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Somewhere in the shifting greyness, a patch of colour began faintly to glow, red and pink and blue merging into one another too fast for the eye to follow. Glimmering soft and warm on the cold mountain, it held Jane's gaze as hypnotically as a flame; then gradually it began to focus itself, and Jane blinked in disbelief as she realized that a form was taking shape around it. Not definite clear shape, but a suggestion, a hint of what might be seen with the right eyes....
The brightness grew more intense until suddenly it was all contained in a glowing rose-coloured stone set into a ring, and the ring on the finger of a slender figure standing before her, leaning a little as if resting on a stick. There was at first such brightness around the figure that Jane could not look directly at it; instead her eyes flickered down to the ground on which it stood, only to realize with a shock that no ground was there. The figure was floating before her, an isolate fragment of whatever world lay there behind the greyness. It was the delicate form of an old lady, she saw now, wearing a long light-coloured robe; the face was fine-boned, kindly yet arrogant, with clear blue eyes that shone strangely young in the old, old cobweb-lined face.
Jane had forgotten the others, forgotten the mountain and the rain, forgotten everything but the face that watched her and now, gently, smiled. But still the old lady did not speak.
Jane said huskily, "You are the Lady. Will's Lady."
The Lady inclined her head, a slow graceful nod. "And since you can see that much, I may speak to you, Jane Drew. It was intended, from the beginning, that you should carry the last message."
"Message?" Jane's voice came out ina whisper.
"Some things there are that may be communicated only between like and like," the sweet soft voice said from the mist. "It is the pattern of a child's game of dominoes. For you and I are much the same, Jane, Jana, Juno, Jane, in clear ways that separate us from all others concerned in this quest. And you and Will are alike in your youth and your vigour, neither of which I share."
The voice grew fainter, as if with a great weariness; then rallied, and the light glowed more brightly from the rose-coloured ring on the Lady's hand. She drew herself upright, and her robe shone clear white now, bright as a moon over the grey lake.
"Jane," she said.
"Madam?" Jane said at once, and without any self-consciousness she bowed her head and dipped one knee almost to kneeling, oblivious of her jeans and anorak, as if she were dropping a deep curtsey of respect, out of another age.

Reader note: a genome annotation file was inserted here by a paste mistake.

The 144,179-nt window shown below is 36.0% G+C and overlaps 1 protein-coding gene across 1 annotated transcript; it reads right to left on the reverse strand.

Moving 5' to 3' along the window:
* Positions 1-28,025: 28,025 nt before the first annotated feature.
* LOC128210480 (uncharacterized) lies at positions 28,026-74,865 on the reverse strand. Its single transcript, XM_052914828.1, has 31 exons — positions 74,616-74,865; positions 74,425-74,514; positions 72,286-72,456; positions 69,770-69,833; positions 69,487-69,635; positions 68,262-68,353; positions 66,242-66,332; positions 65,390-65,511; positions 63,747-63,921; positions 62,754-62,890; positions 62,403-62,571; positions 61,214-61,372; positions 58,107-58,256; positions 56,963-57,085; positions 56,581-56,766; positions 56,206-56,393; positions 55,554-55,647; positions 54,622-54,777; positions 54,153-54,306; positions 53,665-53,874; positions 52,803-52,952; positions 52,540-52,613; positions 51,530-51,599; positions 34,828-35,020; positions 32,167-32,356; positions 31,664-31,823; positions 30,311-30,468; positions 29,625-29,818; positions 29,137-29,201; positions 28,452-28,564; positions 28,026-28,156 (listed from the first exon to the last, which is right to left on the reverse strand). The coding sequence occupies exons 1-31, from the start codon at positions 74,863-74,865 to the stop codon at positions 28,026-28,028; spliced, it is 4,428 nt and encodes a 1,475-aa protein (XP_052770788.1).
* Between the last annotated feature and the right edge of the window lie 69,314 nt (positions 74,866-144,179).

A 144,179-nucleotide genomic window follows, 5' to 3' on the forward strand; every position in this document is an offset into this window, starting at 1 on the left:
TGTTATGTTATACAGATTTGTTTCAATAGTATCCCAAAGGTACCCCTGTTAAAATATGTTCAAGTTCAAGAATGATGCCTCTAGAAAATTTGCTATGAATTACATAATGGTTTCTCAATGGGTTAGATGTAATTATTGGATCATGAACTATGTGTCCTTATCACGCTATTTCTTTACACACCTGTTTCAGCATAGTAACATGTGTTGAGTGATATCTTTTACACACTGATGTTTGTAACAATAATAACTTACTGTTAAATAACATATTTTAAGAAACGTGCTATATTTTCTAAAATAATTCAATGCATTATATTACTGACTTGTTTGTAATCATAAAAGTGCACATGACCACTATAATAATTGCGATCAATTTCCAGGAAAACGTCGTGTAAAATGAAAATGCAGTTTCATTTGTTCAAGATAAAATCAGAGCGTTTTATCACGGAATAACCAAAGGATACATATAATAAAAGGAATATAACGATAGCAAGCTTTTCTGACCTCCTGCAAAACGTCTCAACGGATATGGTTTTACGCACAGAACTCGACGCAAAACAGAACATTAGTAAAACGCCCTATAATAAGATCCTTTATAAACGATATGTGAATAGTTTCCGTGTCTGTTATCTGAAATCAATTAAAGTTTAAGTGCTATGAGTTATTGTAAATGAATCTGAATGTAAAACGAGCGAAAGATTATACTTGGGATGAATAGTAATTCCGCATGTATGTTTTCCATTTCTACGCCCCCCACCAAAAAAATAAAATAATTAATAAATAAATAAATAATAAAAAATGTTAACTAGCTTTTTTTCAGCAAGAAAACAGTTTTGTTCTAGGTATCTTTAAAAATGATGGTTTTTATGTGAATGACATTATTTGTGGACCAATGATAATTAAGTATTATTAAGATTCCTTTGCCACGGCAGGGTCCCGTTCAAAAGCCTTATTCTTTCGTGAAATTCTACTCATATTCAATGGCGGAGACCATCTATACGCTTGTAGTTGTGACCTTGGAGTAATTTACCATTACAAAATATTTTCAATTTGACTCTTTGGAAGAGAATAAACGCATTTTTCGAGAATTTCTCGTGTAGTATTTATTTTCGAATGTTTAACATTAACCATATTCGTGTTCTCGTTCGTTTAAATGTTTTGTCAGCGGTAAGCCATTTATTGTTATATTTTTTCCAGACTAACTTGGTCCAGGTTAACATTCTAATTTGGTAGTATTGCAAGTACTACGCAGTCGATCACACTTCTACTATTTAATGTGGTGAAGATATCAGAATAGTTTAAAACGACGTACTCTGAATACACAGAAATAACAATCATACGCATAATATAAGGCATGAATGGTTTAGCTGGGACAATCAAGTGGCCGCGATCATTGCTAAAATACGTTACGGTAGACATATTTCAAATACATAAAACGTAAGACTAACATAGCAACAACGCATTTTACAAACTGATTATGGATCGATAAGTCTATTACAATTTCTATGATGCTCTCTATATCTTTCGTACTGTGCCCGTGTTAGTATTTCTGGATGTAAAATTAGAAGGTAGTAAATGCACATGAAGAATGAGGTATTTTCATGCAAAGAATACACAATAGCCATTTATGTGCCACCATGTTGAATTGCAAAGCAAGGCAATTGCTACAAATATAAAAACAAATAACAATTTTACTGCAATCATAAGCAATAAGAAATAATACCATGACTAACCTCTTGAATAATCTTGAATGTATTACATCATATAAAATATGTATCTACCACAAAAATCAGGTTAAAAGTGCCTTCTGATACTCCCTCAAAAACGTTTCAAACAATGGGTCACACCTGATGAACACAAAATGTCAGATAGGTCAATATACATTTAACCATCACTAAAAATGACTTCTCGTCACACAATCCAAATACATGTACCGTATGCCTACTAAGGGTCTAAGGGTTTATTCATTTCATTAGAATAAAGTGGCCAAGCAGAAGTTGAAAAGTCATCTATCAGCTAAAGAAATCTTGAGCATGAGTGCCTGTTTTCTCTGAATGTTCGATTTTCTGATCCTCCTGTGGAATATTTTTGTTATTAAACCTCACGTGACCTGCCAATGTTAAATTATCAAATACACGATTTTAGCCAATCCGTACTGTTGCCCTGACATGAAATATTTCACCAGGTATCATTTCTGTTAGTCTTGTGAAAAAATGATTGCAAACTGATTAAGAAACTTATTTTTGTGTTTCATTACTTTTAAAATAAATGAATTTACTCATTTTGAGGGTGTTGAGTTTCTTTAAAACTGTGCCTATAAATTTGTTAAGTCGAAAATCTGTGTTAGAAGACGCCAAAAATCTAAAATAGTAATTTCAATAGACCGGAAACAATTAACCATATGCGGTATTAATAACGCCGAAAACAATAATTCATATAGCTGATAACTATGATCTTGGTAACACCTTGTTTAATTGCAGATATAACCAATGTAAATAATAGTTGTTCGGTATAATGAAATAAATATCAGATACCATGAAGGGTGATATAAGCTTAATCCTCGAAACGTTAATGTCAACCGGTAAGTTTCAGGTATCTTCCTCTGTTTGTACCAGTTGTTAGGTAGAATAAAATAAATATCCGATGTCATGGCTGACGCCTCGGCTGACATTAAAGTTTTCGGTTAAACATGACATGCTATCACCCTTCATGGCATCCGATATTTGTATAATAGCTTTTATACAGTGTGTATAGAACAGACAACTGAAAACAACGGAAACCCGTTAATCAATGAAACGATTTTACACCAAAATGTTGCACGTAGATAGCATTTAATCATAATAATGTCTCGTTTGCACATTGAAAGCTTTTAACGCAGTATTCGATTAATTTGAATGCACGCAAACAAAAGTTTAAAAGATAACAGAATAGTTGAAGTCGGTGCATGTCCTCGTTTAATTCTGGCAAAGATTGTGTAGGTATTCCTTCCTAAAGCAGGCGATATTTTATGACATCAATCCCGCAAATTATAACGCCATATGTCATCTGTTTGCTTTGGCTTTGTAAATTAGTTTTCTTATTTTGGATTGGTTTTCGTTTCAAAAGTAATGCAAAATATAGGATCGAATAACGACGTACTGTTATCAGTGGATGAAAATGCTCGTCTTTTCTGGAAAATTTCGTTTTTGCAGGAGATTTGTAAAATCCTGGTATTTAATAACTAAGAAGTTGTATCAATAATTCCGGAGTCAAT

The Lady said clearly, "You must tell him that they must go to the Lost Land, in the moment when it shall show itself between the land and the sea. And a white bone will prevent them, and a flying may-tree will save them, and only the horn can stop the wheel. And in the glass tower among the seven trees, they will find the crystal sword of the Light."
Her voice wavered, ending in a gasp, as if clutching for some last strength.
Jane said, struggling to hold the words, struggling to hold her image of the Lady, "In the glass tower among the seven trees. And -- a white bone will prevent them, and a flying may-tree save them. And only the -- the horn will stop the wheel."
"Remember," the Lady said. Her white form was beginning to fade, and the glow dying in the rose of the ring. The voice grew softer, softer. "Remember, my daughter. And be brave, Jane. Be brave...brave...."
The sound died, the wind whirled; Jane stared desperately out into the grey mist, searching to see the clear blue eyes in the old, lined face as if only they could fix the words in her memory. But she was alone among the dark hills and the lake with the low clouds blowing, and in her ears only the wind and the last imagined thread of a dying voice. And, now, as if it had never left her consciousness from the first instant, there came instead the clear high echo-twined melody of Will's voice, that had seemed to her like the mountains singing.
Suddenly the singing broke off. Will's voice flung through the air in a hoarse, urgent shout. "Jane! Jane!" The echo followed it "...Jane!...Jane!..." like a whispered warning. In quick instinct Jane swung round towards the voice, but saw only the green slope of the hill.
Then she looked back at the lake, and found that in the brief moment of her turning, such horror had arisen before her that panic engulfed her like ice-cold water. She tried to scream, and brought out only a strangled croak.
Out of the dark water an immense neck rose, swaying before her, dripping, tipped by a small pointed head, open-mouthed, black-toothed. Two horn-like antennae moved sluggishly to and fro on the head, like the horns of a snail; a fringe like a mane began between them and ran down the whole length of the neck, bent to one side by the water that hung from it, dripping slimily into the lake. The neck rose higher and higher, huge, endless. Gazing in motionless terror Jane saw that it was everywhere a dark green, shot with a strange dull iridescence, except on the underside that faced her, a dead silvery-white like the belly of a fish. High over her head the creature towered and swayed, menacing; the air was filled with a stench of weed and marsh-gas and decaying things.
Jane's arms and legs would not move. She stood, staring. The great serpent lunged to and fro towards her, nearer, nearer, blindly searching. Its mouth hung open. Slime dripped from the black jaws. It swung close to her, reeking, dreadful, and seemed to sense her; the head drew back to strike.
Jane screamed, and closed her eyes.